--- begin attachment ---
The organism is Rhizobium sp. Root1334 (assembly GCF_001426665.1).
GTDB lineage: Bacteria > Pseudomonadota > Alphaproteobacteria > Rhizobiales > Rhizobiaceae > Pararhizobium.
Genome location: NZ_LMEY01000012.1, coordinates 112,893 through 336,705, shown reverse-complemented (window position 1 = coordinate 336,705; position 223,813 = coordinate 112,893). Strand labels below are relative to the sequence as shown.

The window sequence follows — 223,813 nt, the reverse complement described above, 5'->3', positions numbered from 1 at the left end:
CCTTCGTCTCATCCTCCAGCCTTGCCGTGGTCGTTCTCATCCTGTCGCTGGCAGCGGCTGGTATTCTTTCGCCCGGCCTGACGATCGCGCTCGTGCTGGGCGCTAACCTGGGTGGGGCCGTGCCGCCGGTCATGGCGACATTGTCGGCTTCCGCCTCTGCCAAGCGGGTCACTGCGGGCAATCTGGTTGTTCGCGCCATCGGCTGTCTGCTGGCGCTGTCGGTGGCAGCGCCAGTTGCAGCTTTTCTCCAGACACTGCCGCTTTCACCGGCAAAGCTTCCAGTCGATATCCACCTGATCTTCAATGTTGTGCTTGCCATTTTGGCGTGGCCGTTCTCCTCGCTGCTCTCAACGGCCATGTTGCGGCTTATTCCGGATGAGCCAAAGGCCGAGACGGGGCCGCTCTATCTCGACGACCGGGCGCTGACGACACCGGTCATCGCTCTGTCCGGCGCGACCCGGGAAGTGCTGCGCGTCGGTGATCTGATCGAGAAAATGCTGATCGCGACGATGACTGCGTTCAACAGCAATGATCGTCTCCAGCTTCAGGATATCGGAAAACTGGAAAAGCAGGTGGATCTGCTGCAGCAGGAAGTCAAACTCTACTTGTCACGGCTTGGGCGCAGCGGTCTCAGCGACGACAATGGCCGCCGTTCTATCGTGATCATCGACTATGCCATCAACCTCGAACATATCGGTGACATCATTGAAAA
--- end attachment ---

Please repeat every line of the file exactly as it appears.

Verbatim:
The organism is Rhizobium sp. Root1334 (assembly GCF_001426665.1).
GTDB lineage: Bacteria > Pseudomonadota > Alphaproteobacteria > Rhizobiales > Rhizobiaceae > Pararhizobium.
Genome location: NZ_LMEY01000012.1, coordinates 112,893 through 336,705, shown reverse-complemented (window position 1 = coordinate 336,705; position 223,813 = coordinate 112,893). Strand labels below are relative to the sequence as shown.

The window sequence follows — 223,813 nt, the reverse complement described above, 5'->3', positions numbered from 1 at the left end:
CCTTCGTCTCATCCTCCAGCCTTGCCGTGGTCGTTCTCATCCTGTCGCTGGCAGCGGCTGGTATTCTTTCGCCCGGCCTGACGATCGCGCTCGTGCTGGGCGCTAACCTGGGTGGGGCCGTGCCGCCGGTCATGGCGACATTGTCGGCTTCCGCCTCTGCCAAGCGGGTCACTGCGGGCAATCTGGTTGTTCGCGCCATCGGCTGTCTGCTGGCGCTGTCGGTGGCAGCGCCAGTTGCAGCTTTTCTCCAGACACTGCCGCTTTCACCGGCAAAGCTTCCAGTCGATATCCACCTGATCTTCAATGTTGTGCTTGCCATTTTGGCGTGGCCGTTCTCCTCGCTGCTCTCAACGGCCATGTTGCGGCTTATTCCGGATGAGCCAAAGGCCGAGACGGGGCCGCTCTATCTCGACGACCGGGCGCTGACGACACCGGTCATCGCTCTGTCCGGCGCGACCCGGGAAGTGCTGCGCGTCGGTGATCTGATCGAGAAAATGCTGATCGCGACGATGACTGCGTTCAACAGCAATGATCGTCTCCAGCTTCAGGATATCGGAAAACTGGAAAAGCAGGTGGATCTGCTGCAGCAGGAAGTCAAACTCTACTTGTCACGGCTTGGGCGCAGCGGTCTCAGCGACGACAATGGCCGCCGTTCTATCGTGATCATCGACTATGCCATCAACCTCGAACATATCGGTGACATCATTGAAAA